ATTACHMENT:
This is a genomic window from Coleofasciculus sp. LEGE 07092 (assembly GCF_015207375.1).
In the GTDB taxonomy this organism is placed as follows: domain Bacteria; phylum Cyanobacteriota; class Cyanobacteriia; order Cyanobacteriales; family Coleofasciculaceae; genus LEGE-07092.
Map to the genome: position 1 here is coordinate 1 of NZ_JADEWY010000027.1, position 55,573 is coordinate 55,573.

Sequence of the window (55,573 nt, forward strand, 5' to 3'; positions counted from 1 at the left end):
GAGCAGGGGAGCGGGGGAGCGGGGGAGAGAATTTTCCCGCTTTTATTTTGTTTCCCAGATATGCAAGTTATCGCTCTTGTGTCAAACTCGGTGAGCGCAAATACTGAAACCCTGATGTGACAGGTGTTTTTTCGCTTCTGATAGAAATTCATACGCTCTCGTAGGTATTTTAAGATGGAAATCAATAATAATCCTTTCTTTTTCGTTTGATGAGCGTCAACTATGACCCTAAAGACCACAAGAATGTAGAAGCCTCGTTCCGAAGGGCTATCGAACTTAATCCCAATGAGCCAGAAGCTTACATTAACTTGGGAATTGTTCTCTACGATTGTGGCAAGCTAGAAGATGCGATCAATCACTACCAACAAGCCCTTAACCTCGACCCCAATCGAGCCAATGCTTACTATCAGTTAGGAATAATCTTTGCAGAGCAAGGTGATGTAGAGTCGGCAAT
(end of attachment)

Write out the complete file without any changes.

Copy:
This is a genomic window from Coleofasciculus sp. LEGE 07092 (assembly GCF_015207375.1).
In the GTDB taxonomy this organism is placed as follows: domain Bacteria; phylum Cyanobacteriota; class Cyanobacteriia; order Cyanobacteriales; family Coleofasciculaceae; genus LEGE-07092.
Map to the genome: position 1 here is coordinate 1 of NZ_JADEWY010000027.1, position 55,573 is coordinate 55,573.

Sequence of the window (55,573 nt, forward strand, 5' to 3'; positions counted from 1 at the left end):
GAGCAGGGGAGCGGGGGAGCGGGGGAGAGAATTTTCCCGCTTTTATTTTGTTTCCCAGATATGCAAGTTATCGCTCTTGTGTCAAACTCGGTGAGCGCAAATACTGAAACCCTGATGTGACAGGTGTTTTTTCGCTTCTGATAGAAATTCATACGCTCTCGTAGGTATTTTAAGATGGAAATCAATAATAATCCTTTCTTTTTCGTTTGATGAGCGTCAACTATGACCCTAAAGACCACAAGAATGTAGAAGCCTCGTTCCGAAGGGCTATCGAACTTAATCCCAATGAGCCAGAAGCTTACATTAACTTGGGAATTGTTCTCTACGATTGTGGCAAGCTAGAAGATGCGATCAATCACTACCAACAAGCCCTTAACCTCGACCCCAATCGAGCCAATGCTTACTATCAGTTAGGAATAATCTTTGCAGAGCAAGGTGATGTAGAGTCGGCAAT